In the top panel, our modern Universe has the same properties (including temperature) everywhere because they originated from a region possessing the same properties. In the middle panel, the space that could have had any arbitrary curvature is inflated to the point where we cannot observe any curvature today, solving the flatness problem. And in the bottom panel, pre-existing high-energy relics are inflated away, providing a solution to the high-energy relic problem. This is how inflation solves the three great puzzles that the Big Bang cannot account for on its own.

Credit: E. Siegel/Beyond the Galaxy

What inflation then gives us — maddeningly, to many seeking to understand the Universe — is a story that only describes the very few final “doublings” that occurred, because any information that occurred prior to it automatically gets erased, or stretched/expanded away to unobservably large scales, by the nature of inflation itself.

This point is not often sufficiently appreciated, by laypersons and astrophysicists alike. Inflation gives us a story, and a framework, for understanding how the hot Big Bang was set up, and why it began with the initial conditions that it did. These conditions include:

a spatially flat Universe,
with the same temperature and uniform density everywhere,
with no leftover, ultra-high-energy relics,
with an almost scale-invariant, but slightly tilted (with a preference for large-scales) spectrum of initial seed fluctuations,
that are adiabatic (and not isocurvature) in nature,
including fluctuations that appear on scales larger than the cosmic horizon at any given point in time (a.k.a., superhorizon fluctuations),
where inflation led to a hot Big Bang that has a maximum (reheat) temperature that was at least a few orders of magnitude (perhaps a factor of ~1000) lower than Planck-scale temperatures.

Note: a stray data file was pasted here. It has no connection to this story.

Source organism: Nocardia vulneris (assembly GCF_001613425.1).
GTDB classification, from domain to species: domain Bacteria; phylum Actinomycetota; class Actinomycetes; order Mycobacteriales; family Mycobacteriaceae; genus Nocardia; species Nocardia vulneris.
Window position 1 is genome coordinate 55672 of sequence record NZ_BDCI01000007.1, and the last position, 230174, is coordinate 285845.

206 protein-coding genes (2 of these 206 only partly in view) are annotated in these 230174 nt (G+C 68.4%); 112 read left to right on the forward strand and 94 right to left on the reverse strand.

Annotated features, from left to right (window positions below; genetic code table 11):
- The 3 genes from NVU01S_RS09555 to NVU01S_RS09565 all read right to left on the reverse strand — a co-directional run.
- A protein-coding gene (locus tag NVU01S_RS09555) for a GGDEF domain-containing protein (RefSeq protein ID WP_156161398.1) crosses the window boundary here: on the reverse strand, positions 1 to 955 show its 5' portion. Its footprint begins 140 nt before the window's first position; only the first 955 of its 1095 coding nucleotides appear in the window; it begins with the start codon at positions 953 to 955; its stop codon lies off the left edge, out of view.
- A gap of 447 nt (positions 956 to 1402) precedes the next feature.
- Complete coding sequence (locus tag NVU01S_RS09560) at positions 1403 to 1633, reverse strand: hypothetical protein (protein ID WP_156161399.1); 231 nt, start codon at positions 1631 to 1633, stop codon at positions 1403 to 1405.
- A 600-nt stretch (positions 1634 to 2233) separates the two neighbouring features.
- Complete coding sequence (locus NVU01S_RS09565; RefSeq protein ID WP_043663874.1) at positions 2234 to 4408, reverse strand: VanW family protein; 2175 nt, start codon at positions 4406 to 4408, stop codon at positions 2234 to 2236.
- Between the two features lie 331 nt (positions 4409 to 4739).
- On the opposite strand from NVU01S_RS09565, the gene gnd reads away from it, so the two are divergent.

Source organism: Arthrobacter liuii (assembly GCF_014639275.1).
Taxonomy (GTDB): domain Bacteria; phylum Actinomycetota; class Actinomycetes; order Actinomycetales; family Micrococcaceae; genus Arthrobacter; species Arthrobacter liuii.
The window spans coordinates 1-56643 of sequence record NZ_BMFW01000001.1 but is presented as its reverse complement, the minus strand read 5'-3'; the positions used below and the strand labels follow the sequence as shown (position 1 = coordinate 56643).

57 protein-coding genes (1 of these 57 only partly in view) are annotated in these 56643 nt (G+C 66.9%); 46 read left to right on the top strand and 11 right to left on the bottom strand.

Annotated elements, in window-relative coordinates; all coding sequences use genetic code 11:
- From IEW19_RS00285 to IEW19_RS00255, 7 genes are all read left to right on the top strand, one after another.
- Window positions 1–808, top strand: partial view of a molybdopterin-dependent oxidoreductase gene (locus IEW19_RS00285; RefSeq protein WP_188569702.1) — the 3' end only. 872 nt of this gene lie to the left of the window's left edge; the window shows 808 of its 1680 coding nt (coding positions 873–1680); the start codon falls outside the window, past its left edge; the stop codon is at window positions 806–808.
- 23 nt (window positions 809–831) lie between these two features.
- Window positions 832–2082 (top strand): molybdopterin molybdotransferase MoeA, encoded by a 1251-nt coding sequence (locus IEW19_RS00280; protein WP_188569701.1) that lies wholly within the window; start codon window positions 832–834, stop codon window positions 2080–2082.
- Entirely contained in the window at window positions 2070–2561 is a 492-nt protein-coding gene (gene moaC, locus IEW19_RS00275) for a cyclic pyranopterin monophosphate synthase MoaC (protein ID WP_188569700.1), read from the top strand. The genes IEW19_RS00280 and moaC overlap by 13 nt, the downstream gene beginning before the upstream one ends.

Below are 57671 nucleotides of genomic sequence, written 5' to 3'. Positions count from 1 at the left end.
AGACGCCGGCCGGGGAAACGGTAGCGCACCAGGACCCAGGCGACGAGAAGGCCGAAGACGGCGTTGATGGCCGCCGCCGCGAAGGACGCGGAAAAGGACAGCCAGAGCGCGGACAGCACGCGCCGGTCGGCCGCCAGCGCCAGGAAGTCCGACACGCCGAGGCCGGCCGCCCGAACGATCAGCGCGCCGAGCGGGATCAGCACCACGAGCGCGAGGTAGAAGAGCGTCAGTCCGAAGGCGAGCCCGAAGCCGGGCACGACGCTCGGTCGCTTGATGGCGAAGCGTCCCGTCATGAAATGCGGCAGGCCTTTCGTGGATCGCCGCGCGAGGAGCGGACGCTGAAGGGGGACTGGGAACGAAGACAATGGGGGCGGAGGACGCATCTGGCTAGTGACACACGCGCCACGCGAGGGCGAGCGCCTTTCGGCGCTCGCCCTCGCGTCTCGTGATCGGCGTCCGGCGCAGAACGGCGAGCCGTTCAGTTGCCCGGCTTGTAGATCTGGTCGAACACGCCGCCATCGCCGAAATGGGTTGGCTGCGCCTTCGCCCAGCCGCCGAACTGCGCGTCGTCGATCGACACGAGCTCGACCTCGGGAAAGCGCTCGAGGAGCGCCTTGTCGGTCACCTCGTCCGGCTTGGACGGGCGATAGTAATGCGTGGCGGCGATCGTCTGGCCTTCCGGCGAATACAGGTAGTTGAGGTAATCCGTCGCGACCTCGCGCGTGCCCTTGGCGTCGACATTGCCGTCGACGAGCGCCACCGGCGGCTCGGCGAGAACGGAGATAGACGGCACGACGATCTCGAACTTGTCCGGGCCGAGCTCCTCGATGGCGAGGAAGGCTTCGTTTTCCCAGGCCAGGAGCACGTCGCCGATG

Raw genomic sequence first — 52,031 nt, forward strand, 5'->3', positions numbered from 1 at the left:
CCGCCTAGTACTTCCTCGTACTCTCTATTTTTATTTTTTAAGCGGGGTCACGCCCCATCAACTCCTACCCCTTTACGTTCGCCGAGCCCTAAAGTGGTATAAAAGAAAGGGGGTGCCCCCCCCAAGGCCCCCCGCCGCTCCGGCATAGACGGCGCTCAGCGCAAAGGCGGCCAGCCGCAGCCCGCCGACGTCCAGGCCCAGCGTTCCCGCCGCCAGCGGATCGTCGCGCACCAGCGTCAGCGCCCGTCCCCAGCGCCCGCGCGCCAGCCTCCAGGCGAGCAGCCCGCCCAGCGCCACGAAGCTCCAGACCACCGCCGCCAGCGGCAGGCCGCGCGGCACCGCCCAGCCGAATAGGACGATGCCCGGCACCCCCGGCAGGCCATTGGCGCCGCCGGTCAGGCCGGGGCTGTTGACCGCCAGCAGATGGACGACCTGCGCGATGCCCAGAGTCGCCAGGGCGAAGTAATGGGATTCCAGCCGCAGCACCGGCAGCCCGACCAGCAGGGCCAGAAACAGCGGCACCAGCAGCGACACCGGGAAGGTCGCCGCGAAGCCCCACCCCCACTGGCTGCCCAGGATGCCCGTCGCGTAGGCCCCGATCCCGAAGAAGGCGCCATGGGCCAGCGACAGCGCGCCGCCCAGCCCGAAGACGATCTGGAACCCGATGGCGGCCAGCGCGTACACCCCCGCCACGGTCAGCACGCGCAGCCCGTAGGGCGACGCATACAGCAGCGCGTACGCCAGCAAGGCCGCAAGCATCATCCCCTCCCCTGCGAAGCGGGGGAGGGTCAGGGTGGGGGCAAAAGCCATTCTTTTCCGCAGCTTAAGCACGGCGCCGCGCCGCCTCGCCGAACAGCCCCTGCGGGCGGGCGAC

All of this comes from the final few hundred “doublings” of the end stages of cosmic inflation, and is independent of what happened prior to those doublings.

During cosmological inflation, the space contained in the inflationary region grows exponentially, doubling in all three dimensions with each tiny fraction-of-a-second that passes. Where inflation ends, a hot Big Bang ensues. But due to quantum effects, each region where a Big Bang occurs will be surrounded by more inflating, exponentially expanding space, ensuring that no two regions where hot Big Bangs occur ever collide, intersect, or overlap.

Credit: Kavli IMPU

This leaves us not with a knowledge gap, but rather a knowledge “cliff,” where whatever occurred prior to these final fractions-of-a-second of inflation is fundamentally unknowable, as its history has been erased from the parts of the Universe that are observable, now and forever into the future, by us. Inflation could have lasted for less than 10-32 seconds, or for one second, or for trillions of years, and the Universes that we would observe today would look no different, in any way, between these three scenarios.